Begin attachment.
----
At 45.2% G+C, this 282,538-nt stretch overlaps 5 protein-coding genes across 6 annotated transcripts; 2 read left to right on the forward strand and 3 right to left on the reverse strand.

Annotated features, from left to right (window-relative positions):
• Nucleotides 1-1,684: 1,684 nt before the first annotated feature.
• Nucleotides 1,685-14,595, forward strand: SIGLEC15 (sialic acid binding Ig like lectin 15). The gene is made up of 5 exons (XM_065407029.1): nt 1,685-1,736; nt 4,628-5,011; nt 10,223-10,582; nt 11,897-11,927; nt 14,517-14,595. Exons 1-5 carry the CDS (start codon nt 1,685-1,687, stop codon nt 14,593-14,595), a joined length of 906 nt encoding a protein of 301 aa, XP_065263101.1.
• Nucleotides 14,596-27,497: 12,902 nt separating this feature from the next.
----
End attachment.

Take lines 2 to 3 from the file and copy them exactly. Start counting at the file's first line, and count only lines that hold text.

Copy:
Annotated features, from left to right (window-relative positions):
• Nucleotides 1-1,684: 1,684 nt before the first annotated feature.